Why Over-Working Is The Same As Being Overweight

 In a quest to help workaholics understand how to create a better work/life balance I like to use losing weight as an example of how to move forward. Sound intriguing? Then read on!

Being a workaholic

If you are a workaholic, you’ll understand what I mean when I say that it becomes the default setting when life gets tricky or you stop focusing on the life you want. But do you also see that the problem with only using your ability to “focus” is that it requires constant effort and it fails to get to the underlying causes, which are usually about our beliefs?

To make this point clearer, let me use a different example, but one where there is a very close parallel - losing weight.

Here are some facts:

Our desire to lose weight drives a multi billion pound industry in the Western world.

  • There are thousands of different diets, books, exercise programs and videos all giving wonderful advice.
  • They are usually telling us what we already know.

Being a healthy weight is just an equation.

  • Take in more calories than you use in physical activity and you are guaranteed to put on weight.
  • Use more calories through physical activity than you eat and you will lose weight.
  • If it is so simple, why are so many people still significantly overweight?

Many people get as far as buying the product and by doing so feel good for a short while because they believe they have at least taken action.

The same principle is true of gym membership.

  • People sign on for a six month or year-long membership and buy all the right gear.
  • They go once, or a few times, find it hard or boring, maybe pull a muscle and then give up.

Specialised food is available in thousands of different guises.

  • So why are more people in the western world overweight or clinically obese than at any time in history?

We are bombarded with TV shows showing obese people fighting their flab or makeover programmes.

  • We see people having radical surgery to address the problem. Is it addressing the problem?

When I talk and work with people who are overweight and get to the heart of the matter, without exception they have a proven track record of being able to lose weight.

  • In fact, many of them have lost their body weight several times over in their lifetime.

The problem does not lie with their ability to lose the pounds.

  • It is about how they feel about themselves and the relationship they have created with food.
  • The issue is how to enjoy food and maintain a healthy weight whilst feeling good about yourself.


How many of you or your close family and friends would recognise the weight cycle below?

*I feel bad about how I look, I must lose weight!

*I need lots of will power – I’ll go on a diet

*On a diet – all I can think about is food, it takes over my waking thoughts and most of my conversation outside work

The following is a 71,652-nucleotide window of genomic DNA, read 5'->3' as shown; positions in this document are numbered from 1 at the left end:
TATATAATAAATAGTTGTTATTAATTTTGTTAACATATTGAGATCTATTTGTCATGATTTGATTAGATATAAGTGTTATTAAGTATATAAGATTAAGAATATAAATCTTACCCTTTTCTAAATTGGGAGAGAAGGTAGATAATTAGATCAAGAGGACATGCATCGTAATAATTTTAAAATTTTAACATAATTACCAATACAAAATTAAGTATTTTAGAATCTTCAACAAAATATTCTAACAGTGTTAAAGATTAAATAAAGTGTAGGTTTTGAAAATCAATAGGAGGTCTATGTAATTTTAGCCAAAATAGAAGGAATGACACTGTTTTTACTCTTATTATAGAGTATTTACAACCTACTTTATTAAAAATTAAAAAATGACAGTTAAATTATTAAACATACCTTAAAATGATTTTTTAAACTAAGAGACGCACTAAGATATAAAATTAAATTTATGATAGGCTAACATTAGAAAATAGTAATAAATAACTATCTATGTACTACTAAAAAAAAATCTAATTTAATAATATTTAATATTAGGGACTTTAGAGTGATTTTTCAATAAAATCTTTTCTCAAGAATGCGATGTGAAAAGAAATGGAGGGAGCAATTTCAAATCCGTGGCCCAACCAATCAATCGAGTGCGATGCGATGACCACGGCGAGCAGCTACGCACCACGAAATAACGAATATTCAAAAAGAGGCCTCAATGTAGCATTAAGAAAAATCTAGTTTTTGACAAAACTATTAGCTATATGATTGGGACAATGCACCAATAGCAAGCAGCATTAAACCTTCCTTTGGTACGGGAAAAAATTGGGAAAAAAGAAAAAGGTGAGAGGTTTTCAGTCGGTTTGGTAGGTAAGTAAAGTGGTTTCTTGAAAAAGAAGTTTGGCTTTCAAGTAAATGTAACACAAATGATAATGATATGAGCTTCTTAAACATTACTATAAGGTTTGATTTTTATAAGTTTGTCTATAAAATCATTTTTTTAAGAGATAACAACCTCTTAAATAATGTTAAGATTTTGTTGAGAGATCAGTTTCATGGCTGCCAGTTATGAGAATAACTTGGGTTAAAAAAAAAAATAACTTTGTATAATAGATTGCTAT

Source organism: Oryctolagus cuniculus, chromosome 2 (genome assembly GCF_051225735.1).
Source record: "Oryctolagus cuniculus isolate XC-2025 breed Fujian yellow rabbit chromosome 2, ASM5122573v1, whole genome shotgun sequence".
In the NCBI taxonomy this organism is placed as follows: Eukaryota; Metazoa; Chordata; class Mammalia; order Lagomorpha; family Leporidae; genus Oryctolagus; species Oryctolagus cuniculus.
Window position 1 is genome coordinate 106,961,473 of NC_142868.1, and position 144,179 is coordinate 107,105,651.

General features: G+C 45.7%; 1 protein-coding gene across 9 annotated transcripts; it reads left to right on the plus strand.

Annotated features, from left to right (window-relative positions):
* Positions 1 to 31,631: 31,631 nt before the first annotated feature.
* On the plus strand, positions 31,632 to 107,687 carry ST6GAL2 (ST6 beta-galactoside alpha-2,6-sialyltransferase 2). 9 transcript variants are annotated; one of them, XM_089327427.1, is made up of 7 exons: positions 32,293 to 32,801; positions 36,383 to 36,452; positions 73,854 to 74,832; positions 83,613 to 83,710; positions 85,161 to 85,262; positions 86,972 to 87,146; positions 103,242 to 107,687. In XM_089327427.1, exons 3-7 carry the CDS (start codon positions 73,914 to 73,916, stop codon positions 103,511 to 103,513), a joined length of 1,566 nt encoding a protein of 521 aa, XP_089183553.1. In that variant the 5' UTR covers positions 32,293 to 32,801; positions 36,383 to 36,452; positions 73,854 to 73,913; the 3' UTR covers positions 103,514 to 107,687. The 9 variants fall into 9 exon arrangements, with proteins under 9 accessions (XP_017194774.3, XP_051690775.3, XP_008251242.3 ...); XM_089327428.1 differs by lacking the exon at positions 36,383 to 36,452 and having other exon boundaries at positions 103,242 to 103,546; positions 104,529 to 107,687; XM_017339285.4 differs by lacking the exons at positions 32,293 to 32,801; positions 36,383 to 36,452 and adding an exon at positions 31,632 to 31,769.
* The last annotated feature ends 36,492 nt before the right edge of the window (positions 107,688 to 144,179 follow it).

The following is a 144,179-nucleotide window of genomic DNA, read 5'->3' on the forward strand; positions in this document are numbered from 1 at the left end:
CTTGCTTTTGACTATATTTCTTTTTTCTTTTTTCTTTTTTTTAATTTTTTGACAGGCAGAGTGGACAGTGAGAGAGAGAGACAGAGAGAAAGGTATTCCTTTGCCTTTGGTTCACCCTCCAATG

*Lose weight – feel better about me

*Life happens – I find the weight creeps back on as soon as I eat normally or I want to feel valued and happy but I don’t – I need comfort so I eat

*The metabolic rate has been altered by being on a diet so I actually put weight on more easily

*I’ve put weight on again – feel bad about me – what I really need is will power – I need to go on a different diet.


Does it have to be like that? No!

Once clients change their relationship with themselves and they learn to love and appreciate who they are – wobbly bits and all - they can start to create a very different relationship towards food and life.

The result is a healthy lifestyle that is easy to maintain in the long term, a better self-image and a healthy emotional approach to food. The weight loss might be somewhat slower but it doesn’t rely on will power in the same way. They are able to create a lifestyle change that is lasting and doesn’t require a huge investment of will power.


The principles about changing your work/life balance are no different!

If you want true fulfillment and a great work/life balance, where you feel in control, you need to look at why you are driven to work such long hours.

Think about the benefits of letting work take over your life.

Think of the costs to your health, your sense of wellbeing, your relationships with family and friends. What has it cost you?

Think about the balance between the costs and benefits of continuing with your present life.

Does it serve you in the short term? How about over your life as a whole?

How long are you prepared to keep paying the price?

Are you ready to take control of your life?


What Is Your Default Setting For Life?

Remember: If you always do what you have always done, you will always have what you’ve already got.

Take action now! You may find these related blogs helpful:

Do You Say Yes When You’d Rather Say No? 

Too Little Time? You Need To Create Personal Boundaries! 

Time Is A Finite Commodity – Do You Have Enough? 


Alternatively why not join me in a 1-2-1 personal development session, or attend a dedicated course. Please get in touch for more information!


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